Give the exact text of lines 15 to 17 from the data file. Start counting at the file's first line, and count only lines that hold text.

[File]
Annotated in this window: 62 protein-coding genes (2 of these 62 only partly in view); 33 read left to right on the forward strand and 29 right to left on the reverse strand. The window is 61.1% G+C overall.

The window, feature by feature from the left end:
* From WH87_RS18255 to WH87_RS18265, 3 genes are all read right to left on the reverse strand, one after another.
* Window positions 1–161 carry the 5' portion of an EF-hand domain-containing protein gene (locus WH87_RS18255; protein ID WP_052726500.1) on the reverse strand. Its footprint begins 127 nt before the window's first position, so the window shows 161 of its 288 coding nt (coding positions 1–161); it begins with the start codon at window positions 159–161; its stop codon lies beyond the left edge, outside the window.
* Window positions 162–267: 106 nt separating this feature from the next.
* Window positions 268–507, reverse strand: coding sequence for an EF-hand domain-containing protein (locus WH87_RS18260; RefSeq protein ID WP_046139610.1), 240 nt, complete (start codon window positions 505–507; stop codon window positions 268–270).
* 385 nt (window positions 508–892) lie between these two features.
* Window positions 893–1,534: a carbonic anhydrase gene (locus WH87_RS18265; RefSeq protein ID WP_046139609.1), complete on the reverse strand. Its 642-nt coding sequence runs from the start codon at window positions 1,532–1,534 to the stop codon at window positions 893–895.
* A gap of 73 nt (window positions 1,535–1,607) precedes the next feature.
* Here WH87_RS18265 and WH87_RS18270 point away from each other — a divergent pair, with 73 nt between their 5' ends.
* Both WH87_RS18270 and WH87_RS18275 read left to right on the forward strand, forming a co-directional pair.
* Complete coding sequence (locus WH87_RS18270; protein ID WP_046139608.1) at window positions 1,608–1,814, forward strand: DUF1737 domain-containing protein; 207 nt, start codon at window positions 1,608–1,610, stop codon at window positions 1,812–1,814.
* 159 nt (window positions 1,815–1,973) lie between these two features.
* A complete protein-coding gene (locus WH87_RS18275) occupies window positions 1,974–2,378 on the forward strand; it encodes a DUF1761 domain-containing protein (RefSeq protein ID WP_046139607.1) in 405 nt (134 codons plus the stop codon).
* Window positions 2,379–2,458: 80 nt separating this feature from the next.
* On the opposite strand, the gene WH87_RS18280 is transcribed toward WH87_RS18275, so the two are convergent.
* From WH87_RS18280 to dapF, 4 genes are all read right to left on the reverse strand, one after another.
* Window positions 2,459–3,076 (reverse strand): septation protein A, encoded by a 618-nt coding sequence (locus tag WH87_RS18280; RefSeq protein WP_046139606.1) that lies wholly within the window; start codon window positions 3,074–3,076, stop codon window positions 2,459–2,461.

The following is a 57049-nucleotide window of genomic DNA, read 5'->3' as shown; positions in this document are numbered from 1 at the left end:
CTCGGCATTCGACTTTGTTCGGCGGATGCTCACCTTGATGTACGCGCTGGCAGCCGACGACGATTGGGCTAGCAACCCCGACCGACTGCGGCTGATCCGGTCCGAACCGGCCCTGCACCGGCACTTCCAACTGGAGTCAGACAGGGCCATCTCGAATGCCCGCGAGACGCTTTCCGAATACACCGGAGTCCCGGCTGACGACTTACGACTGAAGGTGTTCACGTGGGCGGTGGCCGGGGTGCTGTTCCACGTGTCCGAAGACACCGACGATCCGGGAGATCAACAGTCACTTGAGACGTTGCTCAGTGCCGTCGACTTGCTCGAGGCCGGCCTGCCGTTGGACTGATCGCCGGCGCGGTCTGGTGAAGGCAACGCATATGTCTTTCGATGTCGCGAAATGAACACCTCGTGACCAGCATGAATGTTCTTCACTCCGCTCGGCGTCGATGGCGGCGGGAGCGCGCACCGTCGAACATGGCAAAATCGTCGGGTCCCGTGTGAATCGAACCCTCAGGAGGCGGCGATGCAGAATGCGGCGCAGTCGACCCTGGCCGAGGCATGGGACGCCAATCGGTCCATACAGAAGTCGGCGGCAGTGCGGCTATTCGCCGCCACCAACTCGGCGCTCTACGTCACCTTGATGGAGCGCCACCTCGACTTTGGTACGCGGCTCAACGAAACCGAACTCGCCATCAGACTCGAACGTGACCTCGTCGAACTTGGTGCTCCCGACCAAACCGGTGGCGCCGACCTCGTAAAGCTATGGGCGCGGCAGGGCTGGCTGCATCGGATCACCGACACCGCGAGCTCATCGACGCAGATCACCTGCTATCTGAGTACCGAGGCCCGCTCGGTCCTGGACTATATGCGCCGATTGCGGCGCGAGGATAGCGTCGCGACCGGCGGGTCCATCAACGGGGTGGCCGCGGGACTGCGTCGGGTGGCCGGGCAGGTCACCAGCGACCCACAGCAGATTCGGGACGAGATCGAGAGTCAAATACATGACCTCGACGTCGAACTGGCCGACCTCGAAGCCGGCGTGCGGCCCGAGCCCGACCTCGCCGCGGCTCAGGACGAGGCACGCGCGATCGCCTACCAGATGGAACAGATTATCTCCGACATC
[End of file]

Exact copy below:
* Window positions 2,379–2,458: 80 nt separating this feature from the next.
* On the opposite strand, the gene WH87_RS18280 is transcribed toward WH87_RS18275, so the two are convergent.
* From WH87_RS18280 to dapF, 4 genes are all read right to left on the reverse strand, one after another.